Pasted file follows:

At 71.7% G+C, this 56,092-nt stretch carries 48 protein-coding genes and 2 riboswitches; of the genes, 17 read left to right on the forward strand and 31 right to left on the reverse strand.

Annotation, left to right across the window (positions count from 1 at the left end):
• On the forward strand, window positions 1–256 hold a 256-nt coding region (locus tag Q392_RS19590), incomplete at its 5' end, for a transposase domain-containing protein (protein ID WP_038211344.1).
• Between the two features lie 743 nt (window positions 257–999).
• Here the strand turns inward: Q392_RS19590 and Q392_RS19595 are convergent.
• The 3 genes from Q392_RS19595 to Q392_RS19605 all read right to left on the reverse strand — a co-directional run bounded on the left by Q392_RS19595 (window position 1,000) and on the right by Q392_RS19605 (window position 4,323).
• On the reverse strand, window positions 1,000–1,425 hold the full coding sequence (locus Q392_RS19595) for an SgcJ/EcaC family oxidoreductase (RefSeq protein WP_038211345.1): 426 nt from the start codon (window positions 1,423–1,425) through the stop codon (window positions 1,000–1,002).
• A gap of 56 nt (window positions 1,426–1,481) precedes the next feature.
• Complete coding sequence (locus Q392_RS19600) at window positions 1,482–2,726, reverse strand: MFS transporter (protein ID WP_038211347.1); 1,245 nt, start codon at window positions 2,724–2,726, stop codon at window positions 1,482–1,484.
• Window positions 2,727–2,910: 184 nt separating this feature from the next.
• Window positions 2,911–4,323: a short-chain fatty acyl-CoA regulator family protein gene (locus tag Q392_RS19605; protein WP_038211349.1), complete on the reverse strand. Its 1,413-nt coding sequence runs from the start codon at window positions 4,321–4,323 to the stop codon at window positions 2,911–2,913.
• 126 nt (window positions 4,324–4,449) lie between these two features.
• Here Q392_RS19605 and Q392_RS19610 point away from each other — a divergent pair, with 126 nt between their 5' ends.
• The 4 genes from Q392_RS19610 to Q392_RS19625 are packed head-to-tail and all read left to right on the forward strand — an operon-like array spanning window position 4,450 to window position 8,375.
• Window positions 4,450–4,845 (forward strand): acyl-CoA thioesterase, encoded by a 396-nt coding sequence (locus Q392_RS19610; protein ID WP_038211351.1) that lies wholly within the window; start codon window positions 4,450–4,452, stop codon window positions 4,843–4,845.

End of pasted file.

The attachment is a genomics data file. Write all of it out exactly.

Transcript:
At 71.7% G+C, this 56,092-nt stretch carries 48 protein-coding genes and 2 riboswitches; of the genes, 17 read left to right on the forward strand and 31 right to left on the reverse strand.

Annotation, left to right across the window (positions count from 1 at the left end):
• On the forward strand, window positions 1–256 hold a 256-nt coding region (locus tag Q392_RS19590), incomplete at its 5' end, for a transposase domain-containing protein (protein ID WP_038211344.1).
• Between the two features lie 743 nt (window positions 257–999).
• Here the strand turns inward: Q392_RS19590 and Q392_RS19595 are convergent.
• The 3 genes from Q392_RS19595 to Q392_RS19605 all read right to left on the reverse strand — a co-directional run bounded on the left by Q392_RS19595 (window position 1,000) and on the right by Q392_RS19605 (window position 4,323).
• On the reverse strand, window positions 1,000–1,425 hold the full coding sequence (locus Q392_RS19595) for an SgcJ/EcaC family oxidoreductase (RefSeq protein WP_038211345.1): 426 nt from the start codon (window positions 1,423–1,425) through the stop codon (window positions 1,000–1,002).
• A gap of 56 nt (window positions 1,426–1,481) precedes the next feature.
• Complete coding sequence (locus Q392_RS19600) at window positions 1,482–2,726, reverse strand: MFS transporter (protein ID WP_038211347.1); 1,245 nt, start codon at window positions 2,724–2,726, stop codon at window positions 1,482–1,484.
• Window positions 2,727–2,910: 184 nt separating this feature from the next.
• Window positions 2,911–4,323: a short-chain fatty acyl-CoA regulator family protein gene (locus tag Q392_RS19605; protein WP_038211349.1), complete on the reverse strand. Its 1,413-nt coding sequence runs from the start codon at window positions 4,321–4,323 to the stop codon at window positions 2,911–2,913.
• 126 nt (window positions 4,324–4,449) lie between these two features.
• Here Q392_RS19605 and Q392_RS19610 point away from each other — a divergent pair, with 126 nt between their 5' ends.
• The 4 genes from Q392_RS19610 to Q392_RS19625 are packed head-to-tail and all read left to right on the forward strand — an operon-like array spanning window position 4,450 to window position 8,375.
• Window positions 4,450–4,845 (forward strand): acyl-CoA thioesterase, encoded by a 396-nt coding sequence (locus Q392_RS19610; protein ID WP_038211351.1) that lies wholly within the window; start codon window positions 4,450–4,452, stop codon window positions 4,843–4,845.